Satellite imagery shows fragile Wilkins Ice Shelf destabilised
Satellite images show that icebergs have begun to calve from the northern front of the Wilkins Ice Shelf – indicating that the huge shelf has become unstable. This follows the collapse three weeks ago of the ice bridge that had previously linked the Antarctic mainland to Charcot Island.
The ice bridge, which effectively formed a barrier pinning back the northern ice front of the central Wilkins Ice Shelf, collapsed on 5 April removing about 330 sq km of ice. As a consequence of the collapse, the rifts, which had already featured along the northern ice front, widened and new cracks formed as the ice adjusted in the days that followed.
Dr Angelika Humbert from the Institute of Geophysics, Münster University and Dr Matthias Braun from the Center for Remote Sensing, University of Bonn have been monitoring the ice shelf using a combination of radar images from ESA’s Envisat satellite and the German Aerospace Centre’s TerraSAR-X satellite.
On 24 April, the satellite data showed that the first icebergs had started to break away from the fragile ice shelf. A very rough estimate suggests that, so far, about 700 sq km of ice has been lost from the Wilkins Ice Shelf.
In contrast to the ice bridge, which shattered very quickly, it is expected that the discharge of ice will continue for some weeks. The icebergs are calving as a result of fracture zones that have formed over the last 15 years and which turned Wilkins into a fragile and vulnerable ice shelf.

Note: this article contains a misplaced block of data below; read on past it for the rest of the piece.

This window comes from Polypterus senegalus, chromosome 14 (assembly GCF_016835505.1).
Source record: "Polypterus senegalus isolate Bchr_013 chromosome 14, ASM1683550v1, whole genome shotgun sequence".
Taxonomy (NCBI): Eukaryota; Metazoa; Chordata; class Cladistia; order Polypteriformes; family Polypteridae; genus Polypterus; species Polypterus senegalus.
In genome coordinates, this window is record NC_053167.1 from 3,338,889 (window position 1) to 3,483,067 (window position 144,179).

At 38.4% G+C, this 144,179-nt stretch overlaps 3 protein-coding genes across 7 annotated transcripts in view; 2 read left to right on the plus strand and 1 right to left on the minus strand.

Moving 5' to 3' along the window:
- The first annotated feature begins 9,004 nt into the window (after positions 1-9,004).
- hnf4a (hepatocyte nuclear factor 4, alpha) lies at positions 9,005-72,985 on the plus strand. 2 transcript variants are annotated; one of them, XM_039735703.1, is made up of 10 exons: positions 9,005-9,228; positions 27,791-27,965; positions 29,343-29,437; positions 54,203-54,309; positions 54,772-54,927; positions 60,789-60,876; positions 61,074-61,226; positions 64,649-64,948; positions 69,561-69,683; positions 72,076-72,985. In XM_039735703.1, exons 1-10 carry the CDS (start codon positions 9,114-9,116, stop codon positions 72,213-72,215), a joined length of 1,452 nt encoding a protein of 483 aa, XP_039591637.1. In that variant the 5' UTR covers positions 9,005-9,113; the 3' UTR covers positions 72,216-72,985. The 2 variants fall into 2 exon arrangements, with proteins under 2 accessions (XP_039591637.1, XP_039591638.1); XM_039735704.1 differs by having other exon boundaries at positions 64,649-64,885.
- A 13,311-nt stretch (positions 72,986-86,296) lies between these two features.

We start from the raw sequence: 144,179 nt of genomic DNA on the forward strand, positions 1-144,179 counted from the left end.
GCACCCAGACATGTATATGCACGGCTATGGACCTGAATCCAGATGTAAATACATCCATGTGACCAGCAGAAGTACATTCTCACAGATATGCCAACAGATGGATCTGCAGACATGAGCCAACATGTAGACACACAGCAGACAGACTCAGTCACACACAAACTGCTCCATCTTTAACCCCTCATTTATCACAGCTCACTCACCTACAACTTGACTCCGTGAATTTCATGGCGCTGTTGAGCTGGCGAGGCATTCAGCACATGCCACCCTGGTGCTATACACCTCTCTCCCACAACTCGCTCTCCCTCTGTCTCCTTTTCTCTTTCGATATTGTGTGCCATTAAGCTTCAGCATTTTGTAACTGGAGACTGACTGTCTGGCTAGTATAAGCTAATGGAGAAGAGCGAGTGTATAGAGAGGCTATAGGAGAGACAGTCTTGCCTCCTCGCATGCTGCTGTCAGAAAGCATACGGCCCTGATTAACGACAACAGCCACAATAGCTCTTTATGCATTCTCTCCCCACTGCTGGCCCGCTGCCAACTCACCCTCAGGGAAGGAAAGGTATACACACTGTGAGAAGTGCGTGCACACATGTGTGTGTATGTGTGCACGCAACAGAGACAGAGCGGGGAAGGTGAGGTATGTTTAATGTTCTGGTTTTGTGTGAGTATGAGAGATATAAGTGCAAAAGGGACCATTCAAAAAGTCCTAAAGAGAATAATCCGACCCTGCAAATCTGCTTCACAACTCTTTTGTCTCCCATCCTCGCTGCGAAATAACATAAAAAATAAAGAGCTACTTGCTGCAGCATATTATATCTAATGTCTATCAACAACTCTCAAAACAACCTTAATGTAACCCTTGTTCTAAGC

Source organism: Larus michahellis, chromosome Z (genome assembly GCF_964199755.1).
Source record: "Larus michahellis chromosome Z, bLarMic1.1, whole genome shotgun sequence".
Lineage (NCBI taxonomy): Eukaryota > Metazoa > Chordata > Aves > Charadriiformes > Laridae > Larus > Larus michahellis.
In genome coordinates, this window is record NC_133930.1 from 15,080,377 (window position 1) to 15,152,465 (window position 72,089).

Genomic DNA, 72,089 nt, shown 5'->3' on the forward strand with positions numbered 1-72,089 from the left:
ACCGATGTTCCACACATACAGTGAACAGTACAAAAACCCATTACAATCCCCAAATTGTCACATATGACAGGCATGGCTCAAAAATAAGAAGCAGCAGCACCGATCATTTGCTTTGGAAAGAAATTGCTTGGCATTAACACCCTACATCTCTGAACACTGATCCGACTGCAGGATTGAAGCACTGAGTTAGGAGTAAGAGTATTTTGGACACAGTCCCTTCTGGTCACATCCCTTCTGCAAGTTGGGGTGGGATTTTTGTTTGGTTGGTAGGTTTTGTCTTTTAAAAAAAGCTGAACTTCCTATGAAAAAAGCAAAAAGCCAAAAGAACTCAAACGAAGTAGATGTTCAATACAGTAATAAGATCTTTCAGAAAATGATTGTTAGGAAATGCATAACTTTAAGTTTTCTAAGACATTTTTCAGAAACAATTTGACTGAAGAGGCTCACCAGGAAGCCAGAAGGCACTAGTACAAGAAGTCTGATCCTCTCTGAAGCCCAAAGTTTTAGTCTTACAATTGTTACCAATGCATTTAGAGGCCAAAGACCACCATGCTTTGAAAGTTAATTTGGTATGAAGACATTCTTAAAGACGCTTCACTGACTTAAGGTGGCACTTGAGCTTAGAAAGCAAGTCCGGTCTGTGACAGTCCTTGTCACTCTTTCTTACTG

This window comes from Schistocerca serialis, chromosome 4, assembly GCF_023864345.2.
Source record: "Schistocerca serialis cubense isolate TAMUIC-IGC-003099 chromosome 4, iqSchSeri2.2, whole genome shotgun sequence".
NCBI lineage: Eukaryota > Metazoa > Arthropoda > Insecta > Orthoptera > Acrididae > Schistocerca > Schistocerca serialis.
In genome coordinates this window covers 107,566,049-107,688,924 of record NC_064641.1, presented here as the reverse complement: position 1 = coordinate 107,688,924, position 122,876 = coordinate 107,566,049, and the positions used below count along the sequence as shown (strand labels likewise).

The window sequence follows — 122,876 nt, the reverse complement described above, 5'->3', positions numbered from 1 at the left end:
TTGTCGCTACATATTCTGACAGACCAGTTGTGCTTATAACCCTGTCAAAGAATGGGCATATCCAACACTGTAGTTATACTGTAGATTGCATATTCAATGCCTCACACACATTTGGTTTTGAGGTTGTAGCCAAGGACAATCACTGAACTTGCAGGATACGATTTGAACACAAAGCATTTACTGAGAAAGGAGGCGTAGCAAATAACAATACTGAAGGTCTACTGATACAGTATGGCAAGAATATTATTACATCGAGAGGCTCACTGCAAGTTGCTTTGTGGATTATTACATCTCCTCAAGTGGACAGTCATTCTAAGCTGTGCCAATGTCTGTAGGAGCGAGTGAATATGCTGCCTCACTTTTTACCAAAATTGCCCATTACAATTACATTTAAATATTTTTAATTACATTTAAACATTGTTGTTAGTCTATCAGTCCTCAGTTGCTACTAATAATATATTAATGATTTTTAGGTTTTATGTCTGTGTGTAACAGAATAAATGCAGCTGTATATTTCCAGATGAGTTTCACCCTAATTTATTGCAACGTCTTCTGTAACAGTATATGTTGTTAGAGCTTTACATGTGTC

“The retreat of Wilkins Ice Shelf is the latest and the largest of its kind. Eight separate ice shelves along the Antarctic Peninsula have shown signs of retreat over the last few decades. There is little doubt that these changes are the result of atmospheric warming on the Antarctic Peninsula, which has been the most rapid in the Southern Hemisphere,” explained David Vaughan from the British Antarctic Survey.
“The changes to Wilkins Ice Shelf provide a fabulous natural laboratory that will allow us to understand how ice shelves respond to climate change and what the future will hold for the rest of Antarctica,” Vaughan commented. “The quality and frequency of images acquired by ESA satellites mean that the break-up of Wilkins Ice Shelf can be analysed far more effectively than any previous event. For the first time, I think, we can really begin to see the processes that have brought about the demise of the ice shelf.”
However, it is still unclear how the situation will evolve. Humbert noted that, “We are not sure if a new stable ice front will now form between Latady Island, Petrie Ice Rises and Dorsey Island. If the connection to Latady Island is lost, the projected loss of 3370 sq km of ice might be greater – though we have no indication that this will happen in the near future.”
The combination of high resolution TerraSAR-X images and the more frequently acquired Envisat images, increases the understanding of ice shelf break-up more than ever before.
ESA’s Webcam from Space is available to the public and features the latest Envisat images, documenting the break-up of Antarctica’s Wilkins Ice Shelf.
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